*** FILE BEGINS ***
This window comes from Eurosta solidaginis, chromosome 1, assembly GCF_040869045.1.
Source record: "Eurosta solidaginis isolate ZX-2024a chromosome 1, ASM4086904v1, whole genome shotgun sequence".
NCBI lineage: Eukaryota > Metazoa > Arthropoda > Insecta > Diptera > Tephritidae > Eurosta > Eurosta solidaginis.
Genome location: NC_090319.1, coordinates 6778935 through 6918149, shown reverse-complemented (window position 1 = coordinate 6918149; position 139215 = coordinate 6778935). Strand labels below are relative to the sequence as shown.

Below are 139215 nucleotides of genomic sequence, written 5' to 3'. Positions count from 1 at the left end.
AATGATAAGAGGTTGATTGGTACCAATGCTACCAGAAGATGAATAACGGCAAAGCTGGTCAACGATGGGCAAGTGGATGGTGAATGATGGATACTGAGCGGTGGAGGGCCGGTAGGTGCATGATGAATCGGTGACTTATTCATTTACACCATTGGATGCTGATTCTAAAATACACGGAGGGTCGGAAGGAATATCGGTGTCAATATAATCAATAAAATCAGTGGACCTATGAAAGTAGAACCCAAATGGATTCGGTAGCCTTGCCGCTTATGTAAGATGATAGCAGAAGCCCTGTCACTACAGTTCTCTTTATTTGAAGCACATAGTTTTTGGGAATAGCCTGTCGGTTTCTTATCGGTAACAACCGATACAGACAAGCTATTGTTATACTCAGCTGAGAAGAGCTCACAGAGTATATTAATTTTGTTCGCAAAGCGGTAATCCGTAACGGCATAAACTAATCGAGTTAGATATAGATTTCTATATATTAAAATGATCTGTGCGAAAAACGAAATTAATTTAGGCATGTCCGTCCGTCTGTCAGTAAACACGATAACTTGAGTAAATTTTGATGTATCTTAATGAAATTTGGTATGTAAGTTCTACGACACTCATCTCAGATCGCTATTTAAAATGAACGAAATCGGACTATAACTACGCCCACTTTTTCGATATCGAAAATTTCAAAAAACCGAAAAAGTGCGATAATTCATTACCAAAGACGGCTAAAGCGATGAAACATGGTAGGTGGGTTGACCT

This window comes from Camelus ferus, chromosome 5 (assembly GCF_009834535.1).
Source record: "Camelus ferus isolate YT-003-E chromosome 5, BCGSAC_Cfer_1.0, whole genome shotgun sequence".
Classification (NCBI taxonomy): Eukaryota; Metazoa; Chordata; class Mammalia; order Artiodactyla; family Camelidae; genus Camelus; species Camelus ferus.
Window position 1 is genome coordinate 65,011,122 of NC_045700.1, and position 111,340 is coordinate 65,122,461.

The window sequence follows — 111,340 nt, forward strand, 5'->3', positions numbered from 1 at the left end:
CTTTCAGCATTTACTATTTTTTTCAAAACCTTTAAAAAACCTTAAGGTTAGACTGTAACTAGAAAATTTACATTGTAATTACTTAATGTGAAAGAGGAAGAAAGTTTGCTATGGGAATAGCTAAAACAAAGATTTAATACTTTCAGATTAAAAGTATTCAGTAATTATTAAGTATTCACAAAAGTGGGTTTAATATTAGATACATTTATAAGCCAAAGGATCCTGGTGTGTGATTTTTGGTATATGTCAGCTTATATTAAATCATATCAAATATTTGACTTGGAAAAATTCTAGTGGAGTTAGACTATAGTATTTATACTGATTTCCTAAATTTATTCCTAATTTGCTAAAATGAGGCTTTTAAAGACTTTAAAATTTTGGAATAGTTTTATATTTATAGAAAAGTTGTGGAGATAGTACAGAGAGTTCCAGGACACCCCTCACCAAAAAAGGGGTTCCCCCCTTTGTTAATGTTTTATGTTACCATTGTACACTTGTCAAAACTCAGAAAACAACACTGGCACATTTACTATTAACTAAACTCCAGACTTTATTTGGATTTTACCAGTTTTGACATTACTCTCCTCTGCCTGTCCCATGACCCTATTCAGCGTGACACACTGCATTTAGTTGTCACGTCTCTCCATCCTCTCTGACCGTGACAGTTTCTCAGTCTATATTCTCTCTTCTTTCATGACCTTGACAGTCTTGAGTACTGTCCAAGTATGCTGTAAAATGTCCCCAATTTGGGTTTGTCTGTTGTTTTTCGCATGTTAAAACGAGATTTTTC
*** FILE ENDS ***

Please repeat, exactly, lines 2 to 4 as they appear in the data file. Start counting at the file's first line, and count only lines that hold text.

Source record: "Eurosta solidaginis isolate ZX-2024a chromosome 1, ASM4086904v1, whole genome shotgun sequence".
NCBI lineage: Eukaryota > Metazoa > Arthropoda > Insecta > Diptera > Tephritidae > Eurosta > Eurosta solidaginis.
Genome location: NC_090319.1, coordinates 6778935 through 6918149, shown reverse-complemented (window position 1 = coordinate 6918149; position 139215 = coordinate 6778935). Strand labels below are relative to the sequence as shown.